A gambrel (also known as a Dutch gambrel) is a usually symmetrical two-sided roof with two slopes on each side. The upper slope is positioned at a shallow angle while the lower slope is quite steep. This design provides the advantages of a sloped roof while maximizing head space on the building's upper level. The name comes from the Medieval Latin word gamba meaning hoof, or leg of an animal.
It is not uncommon for a gambrel roof to be referred to as a Mansard roof, although the more precise usage of the terms gambrel and Mansard is that a gambrel roof applies the two-slope idea to only two sides of the building (forming gables), whereas a Mansard roof applies the two-slope idea to all four sides of the building (forming hips). It is also not uncommon for laypeople not versed in architectural terms to refer to a gambrel roof as a barn roof (because gambrels are often mentally associated with barns).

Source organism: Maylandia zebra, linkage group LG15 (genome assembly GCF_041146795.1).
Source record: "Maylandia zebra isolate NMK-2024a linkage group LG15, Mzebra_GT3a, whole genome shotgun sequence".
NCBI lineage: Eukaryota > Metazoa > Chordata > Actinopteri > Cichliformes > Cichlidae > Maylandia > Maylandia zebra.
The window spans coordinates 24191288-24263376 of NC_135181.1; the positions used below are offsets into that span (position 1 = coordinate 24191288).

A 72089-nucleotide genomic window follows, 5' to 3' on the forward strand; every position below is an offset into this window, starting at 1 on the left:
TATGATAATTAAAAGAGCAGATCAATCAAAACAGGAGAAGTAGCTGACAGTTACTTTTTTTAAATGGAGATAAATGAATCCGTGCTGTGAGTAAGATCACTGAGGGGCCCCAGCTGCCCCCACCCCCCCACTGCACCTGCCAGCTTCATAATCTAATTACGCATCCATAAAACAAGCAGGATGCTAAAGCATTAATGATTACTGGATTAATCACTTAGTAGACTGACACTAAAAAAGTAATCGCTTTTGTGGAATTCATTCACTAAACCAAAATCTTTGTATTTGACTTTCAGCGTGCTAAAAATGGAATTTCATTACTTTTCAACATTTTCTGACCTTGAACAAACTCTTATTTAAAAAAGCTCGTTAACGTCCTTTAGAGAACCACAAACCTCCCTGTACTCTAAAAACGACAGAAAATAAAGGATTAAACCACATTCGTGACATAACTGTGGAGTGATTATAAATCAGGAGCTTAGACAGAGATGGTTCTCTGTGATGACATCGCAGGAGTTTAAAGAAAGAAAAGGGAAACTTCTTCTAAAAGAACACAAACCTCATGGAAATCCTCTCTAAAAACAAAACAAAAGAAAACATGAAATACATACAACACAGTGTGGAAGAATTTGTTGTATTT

GOING DUTCH TRADITIONAL COLONIAL ARCHITECTURE EXHIBITS THE ENDURANCE OF THE NETHERLANDS' ARTS AND CULTURE.(AT HOME)
Jan 26, 1997; Byline: FRANCES INGRAHAM Staff writer The way we build today is based on a myriad of architectural styles throughout history. But...